Celebrating Our Wins on Trans Day of Visibility

by Logan Casey, PhD, senior policy researcher & advisor at MAP

Thirteen years ago today, transgender advocate Rachel Crandall established Transgender Day of Visibility (TDoV), an annual event to celebrate transgender and nonbinary people while also recognizing the discrimination our communities face worldwide. Now more than ever, TDoV is an important reminder to celebrate the strength, joy, and leadership of transgender and nonbinary people, especially amid a surge of unprecedented efforts by state legislatures across the country targeting transgender people.

As a transgender person myself, it is often with a heavy heart — and always with a deep sense of responsibility to our community — that I update and maintain our Equality Maps tracking these laws and policies in the midst of one of the worst legislative sessions for transgender people on record.

In 2021, Arkansas became the first state to ban best-practice medical care for transgender youth, and over half of states have considered similar bills. Last month, Texas ordered the state’s Department of Family and Protective Services to begin investigating families of transgender children for potential child abuse. And just in the past week, four anti-LGBTQ bills were signed into law in Florida, Oklahoma, and Arizona — all targeting transgender youth.

Dozens of states have also considered or passed bills that undermine a safe school environment for students, especially transgender youth. This includes bills banning transgender students from participating in school sports consistent with their gender identity — and the number of these bills more than tripled from 2020 to 2021, with many states continuing to introduce these bills this year.

And yet, transgender people are still thriving and working in the community to create a world of safety, love, and support.

In my work with MAP, I’ve written about incredible trans-led grassroots and advocacy organizations like Gender Benders and the Nationz Foundation. These organizations and many others serving transgender people in the U.S. South, in rural communities and big cities alike, give us blueprints on how to build coalitions and nurture community.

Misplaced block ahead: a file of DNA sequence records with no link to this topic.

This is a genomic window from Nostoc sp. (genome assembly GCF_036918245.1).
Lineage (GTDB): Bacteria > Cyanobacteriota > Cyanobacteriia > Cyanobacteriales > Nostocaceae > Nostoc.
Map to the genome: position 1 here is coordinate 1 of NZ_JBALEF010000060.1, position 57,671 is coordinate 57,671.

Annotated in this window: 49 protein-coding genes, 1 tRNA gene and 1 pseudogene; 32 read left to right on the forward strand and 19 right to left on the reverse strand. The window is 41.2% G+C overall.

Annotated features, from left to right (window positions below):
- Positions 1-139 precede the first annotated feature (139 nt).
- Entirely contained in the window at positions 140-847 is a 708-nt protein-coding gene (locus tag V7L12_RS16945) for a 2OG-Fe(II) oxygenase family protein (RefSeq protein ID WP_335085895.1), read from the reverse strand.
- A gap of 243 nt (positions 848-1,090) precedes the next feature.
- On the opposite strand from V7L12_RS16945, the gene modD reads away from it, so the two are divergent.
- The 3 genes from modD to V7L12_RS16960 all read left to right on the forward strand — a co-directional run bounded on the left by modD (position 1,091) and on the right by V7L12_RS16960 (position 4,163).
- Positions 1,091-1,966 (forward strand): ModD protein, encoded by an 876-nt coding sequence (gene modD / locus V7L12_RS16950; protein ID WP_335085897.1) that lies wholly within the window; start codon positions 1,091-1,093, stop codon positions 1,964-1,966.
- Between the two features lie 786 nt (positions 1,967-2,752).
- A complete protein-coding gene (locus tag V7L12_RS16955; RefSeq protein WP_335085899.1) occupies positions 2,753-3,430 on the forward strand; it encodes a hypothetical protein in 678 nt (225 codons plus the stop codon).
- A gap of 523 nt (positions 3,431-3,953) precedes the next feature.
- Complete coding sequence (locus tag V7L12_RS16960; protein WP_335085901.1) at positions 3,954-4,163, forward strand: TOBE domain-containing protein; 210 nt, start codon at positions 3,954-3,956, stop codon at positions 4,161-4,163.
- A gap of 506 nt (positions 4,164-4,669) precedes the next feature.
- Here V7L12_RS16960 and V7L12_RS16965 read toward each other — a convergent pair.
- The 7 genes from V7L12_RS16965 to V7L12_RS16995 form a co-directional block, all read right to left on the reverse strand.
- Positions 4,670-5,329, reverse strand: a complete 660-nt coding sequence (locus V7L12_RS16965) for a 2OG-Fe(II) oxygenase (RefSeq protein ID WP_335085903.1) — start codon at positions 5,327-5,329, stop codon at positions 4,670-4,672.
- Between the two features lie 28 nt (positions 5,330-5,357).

Trans leadership and innovation also show us ways to simultaneously meet immediate needs and address problems like economic insecurity at their root. The Transgender Resource Center of New Mexico’s Thrift-A-Lot store, for example, empowers transgender and nonbinary people through job opportunities and wraparound support — especially critical given the high rates of discrimination and other barriers to employment that transgender people face. And through legal services provided by LGBTQ community centers across the country, transgender people are getting the help they need to change their legal name to better reflect their gender identity and reduce their risk of experiencing discrimination.

I am reminded of the strength, joy, and leadership of transgender people when I see this incredible work, activism, and community-building happening across the country. I am reminded of our resilience when I see transgender kids and their families meeting with lawmakers to share their stories of love, faith, community, and how harmful bills will impact them.

I also grieve that resilience is something we must measure ourselves by, and I give thanks for everyone working for a day when our humanity is no longer contested or legislated. Their stories — our stories — are reminders of the strength of transgender people and the importance of love, acceptance, and community.

Only three months into 2022, we know it’s already been an impossible year for transgender people, for parents of transgender kids, and for advocates working on behalf of transgender and nonbinary communities.

But today, on Trans Day of Visibility, let’s take time to honor our successes and joys as we continue to create a world where all people have a fair chance to pursue health and happiness, be safe in their communities, and take care of the ones they love.

Another world is possible, and I’m thankful to be part of the work to make it happen.

Together with Gender Spectrum and the Biden Foundation, we created a toolkit for parents with transgender and gender diverse children, including resources for families of faith and families of color.

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MAP is an independent, nonprofit think tank that provides rigorous research, insight and communications that help speed equality and opportunity for all.

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